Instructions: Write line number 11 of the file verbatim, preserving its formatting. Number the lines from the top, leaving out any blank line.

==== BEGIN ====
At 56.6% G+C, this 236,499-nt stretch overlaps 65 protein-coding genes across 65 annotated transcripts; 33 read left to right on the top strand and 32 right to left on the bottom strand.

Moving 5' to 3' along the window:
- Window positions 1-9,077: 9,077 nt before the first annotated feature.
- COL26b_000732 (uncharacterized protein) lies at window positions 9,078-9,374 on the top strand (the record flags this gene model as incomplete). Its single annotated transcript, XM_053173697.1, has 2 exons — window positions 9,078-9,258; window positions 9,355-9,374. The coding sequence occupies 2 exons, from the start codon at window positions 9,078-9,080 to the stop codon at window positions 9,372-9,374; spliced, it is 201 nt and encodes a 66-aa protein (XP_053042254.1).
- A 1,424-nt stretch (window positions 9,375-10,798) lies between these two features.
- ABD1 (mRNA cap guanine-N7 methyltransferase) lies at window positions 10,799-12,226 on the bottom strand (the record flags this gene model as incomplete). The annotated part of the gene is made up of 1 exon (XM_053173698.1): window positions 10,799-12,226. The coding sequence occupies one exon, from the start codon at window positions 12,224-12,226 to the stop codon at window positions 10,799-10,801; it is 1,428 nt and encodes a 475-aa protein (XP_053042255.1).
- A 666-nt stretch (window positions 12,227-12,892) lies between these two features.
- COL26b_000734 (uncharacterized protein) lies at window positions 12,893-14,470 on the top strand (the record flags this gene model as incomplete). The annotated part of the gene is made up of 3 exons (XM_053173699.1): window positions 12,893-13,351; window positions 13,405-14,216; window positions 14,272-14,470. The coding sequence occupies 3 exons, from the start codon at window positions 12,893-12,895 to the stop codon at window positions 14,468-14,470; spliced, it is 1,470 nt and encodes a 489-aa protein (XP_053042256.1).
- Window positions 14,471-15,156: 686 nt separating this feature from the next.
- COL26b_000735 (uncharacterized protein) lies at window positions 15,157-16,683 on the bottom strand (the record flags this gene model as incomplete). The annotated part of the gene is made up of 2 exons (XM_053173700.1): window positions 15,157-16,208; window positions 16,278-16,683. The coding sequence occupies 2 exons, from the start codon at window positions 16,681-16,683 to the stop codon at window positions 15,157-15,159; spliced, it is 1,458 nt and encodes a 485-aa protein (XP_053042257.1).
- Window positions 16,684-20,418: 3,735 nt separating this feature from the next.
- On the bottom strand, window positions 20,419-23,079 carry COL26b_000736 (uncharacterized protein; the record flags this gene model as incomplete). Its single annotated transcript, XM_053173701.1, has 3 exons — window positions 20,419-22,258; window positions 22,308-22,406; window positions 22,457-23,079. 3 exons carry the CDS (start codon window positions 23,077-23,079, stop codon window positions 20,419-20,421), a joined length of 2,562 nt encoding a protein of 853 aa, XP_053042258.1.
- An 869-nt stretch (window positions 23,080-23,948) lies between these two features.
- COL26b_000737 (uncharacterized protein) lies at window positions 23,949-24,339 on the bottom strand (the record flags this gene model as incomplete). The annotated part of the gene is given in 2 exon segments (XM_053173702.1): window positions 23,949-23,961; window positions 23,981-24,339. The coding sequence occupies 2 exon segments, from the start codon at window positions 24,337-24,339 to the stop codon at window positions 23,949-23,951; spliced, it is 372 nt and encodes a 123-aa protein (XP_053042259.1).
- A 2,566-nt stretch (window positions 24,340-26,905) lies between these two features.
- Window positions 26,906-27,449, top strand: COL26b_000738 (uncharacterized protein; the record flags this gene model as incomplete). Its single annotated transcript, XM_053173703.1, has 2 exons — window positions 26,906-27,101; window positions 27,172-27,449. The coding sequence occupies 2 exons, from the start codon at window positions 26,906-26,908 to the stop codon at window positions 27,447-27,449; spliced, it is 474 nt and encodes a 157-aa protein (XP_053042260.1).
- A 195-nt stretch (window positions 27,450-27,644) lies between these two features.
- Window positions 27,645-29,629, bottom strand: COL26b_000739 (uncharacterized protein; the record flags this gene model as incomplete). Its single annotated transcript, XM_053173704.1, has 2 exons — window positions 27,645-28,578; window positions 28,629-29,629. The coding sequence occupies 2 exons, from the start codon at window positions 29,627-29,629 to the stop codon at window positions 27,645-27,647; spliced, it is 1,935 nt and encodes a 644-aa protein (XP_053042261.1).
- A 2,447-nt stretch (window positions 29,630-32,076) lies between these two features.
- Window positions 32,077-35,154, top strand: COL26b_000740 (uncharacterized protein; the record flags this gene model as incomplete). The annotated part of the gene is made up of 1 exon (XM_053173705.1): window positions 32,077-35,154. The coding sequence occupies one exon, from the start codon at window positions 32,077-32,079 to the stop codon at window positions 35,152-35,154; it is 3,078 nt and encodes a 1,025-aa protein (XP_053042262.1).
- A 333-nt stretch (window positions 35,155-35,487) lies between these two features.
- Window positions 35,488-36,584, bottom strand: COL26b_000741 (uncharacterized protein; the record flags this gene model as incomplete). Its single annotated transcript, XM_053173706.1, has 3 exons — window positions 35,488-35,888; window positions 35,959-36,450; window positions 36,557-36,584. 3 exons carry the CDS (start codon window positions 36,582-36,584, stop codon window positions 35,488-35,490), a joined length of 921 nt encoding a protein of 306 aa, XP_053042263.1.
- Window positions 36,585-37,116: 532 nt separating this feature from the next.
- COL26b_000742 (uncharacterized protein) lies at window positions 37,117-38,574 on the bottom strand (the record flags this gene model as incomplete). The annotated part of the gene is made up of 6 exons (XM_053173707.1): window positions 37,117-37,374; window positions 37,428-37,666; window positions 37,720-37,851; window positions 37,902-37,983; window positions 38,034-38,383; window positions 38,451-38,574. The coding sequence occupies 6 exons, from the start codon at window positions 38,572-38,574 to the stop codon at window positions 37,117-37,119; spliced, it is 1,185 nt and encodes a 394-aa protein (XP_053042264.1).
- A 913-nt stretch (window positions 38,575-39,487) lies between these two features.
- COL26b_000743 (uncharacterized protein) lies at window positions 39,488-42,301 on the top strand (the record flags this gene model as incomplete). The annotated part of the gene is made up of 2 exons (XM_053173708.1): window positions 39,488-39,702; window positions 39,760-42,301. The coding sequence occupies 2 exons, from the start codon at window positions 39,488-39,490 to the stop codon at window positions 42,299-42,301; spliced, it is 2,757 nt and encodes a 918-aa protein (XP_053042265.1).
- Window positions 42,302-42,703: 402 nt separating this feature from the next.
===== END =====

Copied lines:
- Window positions 16,684-20,418: 3,735 nt separating this feature from the next.